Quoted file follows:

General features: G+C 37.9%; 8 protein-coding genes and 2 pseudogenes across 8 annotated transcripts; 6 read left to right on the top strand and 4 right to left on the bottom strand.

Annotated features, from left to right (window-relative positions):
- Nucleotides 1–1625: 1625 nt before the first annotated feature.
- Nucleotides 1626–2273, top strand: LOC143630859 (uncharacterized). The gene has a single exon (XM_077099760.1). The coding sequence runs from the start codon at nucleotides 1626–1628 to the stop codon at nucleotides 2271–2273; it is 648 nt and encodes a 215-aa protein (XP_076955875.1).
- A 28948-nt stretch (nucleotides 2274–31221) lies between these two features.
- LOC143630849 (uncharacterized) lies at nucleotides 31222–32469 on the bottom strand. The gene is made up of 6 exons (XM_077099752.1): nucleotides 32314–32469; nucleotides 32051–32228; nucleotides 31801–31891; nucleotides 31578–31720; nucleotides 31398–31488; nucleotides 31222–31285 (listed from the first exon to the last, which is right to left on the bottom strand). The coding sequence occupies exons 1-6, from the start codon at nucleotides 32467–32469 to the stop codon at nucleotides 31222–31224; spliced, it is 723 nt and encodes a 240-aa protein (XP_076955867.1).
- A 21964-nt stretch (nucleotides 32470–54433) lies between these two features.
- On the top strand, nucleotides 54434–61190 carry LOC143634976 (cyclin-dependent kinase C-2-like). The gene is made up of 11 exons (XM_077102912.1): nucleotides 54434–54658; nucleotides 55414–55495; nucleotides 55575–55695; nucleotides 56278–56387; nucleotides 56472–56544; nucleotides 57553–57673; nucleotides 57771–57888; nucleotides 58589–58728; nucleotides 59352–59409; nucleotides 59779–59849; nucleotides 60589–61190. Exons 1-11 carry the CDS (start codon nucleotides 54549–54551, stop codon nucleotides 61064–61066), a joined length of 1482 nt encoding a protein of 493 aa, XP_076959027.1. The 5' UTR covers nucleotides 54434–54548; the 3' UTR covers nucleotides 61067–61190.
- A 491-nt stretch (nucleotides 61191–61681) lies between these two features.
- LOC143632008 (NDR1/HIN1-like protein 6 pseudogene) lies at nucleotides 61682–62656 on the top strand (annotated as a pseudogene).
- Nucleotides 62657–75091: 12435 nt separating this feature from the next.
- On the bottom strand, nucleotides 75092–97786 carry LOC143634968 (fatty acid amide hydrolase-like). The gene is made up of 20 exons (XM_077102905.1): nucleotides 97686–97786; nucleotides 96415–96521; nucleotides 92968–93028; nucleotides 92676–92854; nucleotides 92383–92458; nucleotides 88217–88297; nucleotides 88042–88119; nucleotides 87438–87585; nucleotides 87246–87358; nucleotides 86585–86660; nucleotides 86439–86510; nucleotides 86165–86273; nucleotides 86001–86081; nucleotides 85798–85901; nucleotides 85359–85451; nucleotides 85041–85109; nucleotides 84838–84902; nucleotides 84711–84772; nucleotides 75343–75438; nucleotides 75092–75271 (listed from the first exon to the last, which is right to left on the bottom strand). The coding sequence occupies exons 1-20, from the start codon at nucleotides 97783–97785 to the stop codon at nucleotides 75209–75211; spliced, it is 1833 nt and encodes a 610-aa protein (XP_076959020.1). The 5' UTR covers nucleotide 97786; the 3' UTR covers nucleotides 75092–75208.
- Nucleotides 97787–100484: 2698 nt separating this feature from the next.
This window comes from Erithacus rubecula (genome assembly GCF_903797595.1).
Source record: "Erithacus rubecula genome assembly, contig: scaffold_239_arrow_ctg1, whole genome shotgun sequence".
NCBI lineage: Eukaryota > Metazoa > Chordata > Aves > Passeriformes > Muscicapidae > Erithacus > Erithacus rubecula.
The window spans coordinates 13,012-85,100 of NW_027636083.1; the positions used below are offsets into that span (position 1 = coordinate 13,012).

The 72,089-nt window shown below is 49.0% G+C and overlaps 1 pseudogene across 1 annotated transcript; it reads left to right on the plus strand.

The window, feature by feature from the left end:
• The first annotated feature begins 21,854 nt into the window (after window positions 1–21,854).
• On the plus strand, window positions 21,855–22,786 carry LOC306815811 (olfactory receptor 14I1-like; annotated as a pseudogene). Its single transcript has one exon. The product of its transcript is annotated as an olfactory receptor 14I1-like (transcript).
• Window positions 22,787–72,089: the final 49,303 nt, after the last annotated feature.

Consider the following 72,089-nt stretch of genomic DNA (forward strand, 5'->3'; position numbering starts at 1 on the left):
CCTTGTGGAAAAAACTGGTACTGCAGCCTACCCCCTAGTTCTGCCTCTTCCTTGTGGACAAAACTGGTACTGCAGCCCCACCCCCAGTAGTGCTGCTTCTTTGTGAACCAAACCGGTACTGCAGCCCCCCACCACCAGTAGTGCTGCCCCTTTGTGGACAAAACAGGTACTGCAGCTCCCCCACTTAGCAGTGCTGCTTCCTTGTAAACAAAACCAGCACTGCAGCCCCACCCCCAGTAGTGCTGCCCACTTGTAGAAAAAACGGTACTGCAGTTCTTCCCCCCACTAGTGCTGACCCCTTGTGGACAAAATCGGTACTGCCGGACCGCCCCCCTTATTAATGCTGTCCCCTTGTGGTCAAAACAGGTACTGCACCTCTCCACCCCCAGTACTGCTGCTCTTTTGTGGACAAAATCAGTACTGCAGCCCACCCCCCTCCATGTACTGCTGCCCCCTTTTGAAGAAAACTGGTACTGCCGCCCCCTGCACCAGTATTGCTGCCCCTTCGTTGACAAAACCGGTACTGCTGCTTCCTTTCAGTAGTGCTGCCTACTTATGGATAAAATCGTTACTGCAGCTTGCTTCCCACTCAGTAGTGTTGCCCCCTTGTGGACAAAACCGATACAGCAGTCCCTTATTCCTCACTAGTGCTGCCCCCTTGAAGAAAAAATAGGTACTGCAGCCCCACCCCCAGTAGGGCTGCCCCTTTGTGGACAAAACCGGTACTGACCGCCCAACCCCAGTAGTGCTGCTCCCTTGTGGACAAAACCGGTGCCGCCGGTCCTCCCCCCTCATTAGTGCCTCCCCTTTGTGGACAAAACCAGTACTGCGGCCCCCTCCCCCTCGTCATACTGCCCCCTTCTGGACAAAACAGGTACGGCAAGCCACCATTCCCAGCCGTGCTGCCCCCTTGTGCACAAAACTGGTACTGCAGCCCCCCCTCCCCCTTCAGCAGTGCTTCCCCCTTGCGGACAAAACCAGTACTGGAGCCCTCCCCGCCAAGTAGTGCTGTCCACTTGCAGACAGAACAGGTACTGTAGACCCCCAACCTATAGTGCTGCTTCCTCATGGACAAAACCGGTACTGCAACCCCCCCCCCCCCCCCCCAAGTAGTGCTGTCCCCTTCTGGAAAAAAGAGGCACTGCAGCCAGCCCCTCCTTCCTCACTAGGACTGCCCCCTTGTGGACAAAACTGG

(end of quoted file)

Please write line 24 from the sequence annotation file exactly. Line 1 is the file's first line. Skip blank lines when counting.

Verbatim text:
CCTTGTGGAAAAAACTGGTACTGCAGCCTACCCCCTAGTTCTGCCTCTTCCTTGTGGACAAAACTGGTACTGCAGCCCCACCCCCAGTAGTGCTGCTTCTTTGTGAACCAAACCGGTACTGCAGCCCCCCACCACCAGTAGTGCTGCCCCTTTGTGGACAAAACAGGTACTGCAGCTCCCCCACTTAGCAGTGCTGCTTCCTTGTAAACAAAACCAGCACTGCAGCCCCACCCCCAGTAGTGCTGCCCACTTGTAGAAAAAACGGTACTGCAGTTCTTCCCCCCACTAGTGCTGACCCCTTGTGGACAAAATCGGTACTGCCGGACCGCCCCCCTTATTAATGCTGTCCCCTTGTGGTCAAAACAGGTACTGCACCTCTCCACCCCCAGTACTGCTGCTCTTTTGTGGACAAAATCAGTACTGCAGCCCACCCCCCTCCATGTACTGCTGCCCCCTTTTGAAGAAAACTGGTACTGCCGCCCCCTGCACCAGTATTGCTGCCCCTTCGTTGACAAAACCGGTACTGCTGCTTCCTTTCAGTAGTGCTGCCTACTTATGGATAAAATCGTTACTGCAGCTTGCTTCCCACTCAGTAGTGTTGCCCCCTTGTGGACAAAACCGATACAGCAGTCCCTTATTCCTCACTAGTGCTGCCCCCTTGAAGAAAAAATAGGTACTGCAGCCCCACCCCCAGTAGGGCTGCCCCTTTGTGGACAAAACCGGTACTGACCGCCCAACCCCAGTAGTGCTGCTCCCTTGTGGACAAAACCGGTGCCGCCGGTCCTCCCCCCTCATTAGTGCCTCCCCTTTGTGGACAAAACCAGTACTGCGGCCCCCTCCCCCTCGTCATACTGCCCCCTTCTGGACAAAACAGGTACGGCAAGCCACCATTCCCAGCCGTGCTGCCCCCTTGTGCACAAAACTGGTACTGCAGCCCCCCCTCCCCCTTCAGCAGTGCTTCCCCCTTGCGGACAAAACCAGTACTGGAGCCCTCCCCGCCAAGTAGTGCTGTCCACTTGCAGACAGAACAGGTACTGTAGACCCCCAACCTATAGTGCTGCTTCCTCATGGACAAAACCGGTACTGCAACCCCCCCCCCCCCCCCCCAAGTAGTGCTGTCCCCTTCTGGAAAAAAGAGGCACTGCAGCCAGCCCCTCCTTCCTCACTAGGACTGCCCCCTTGTGGACAAAACTGG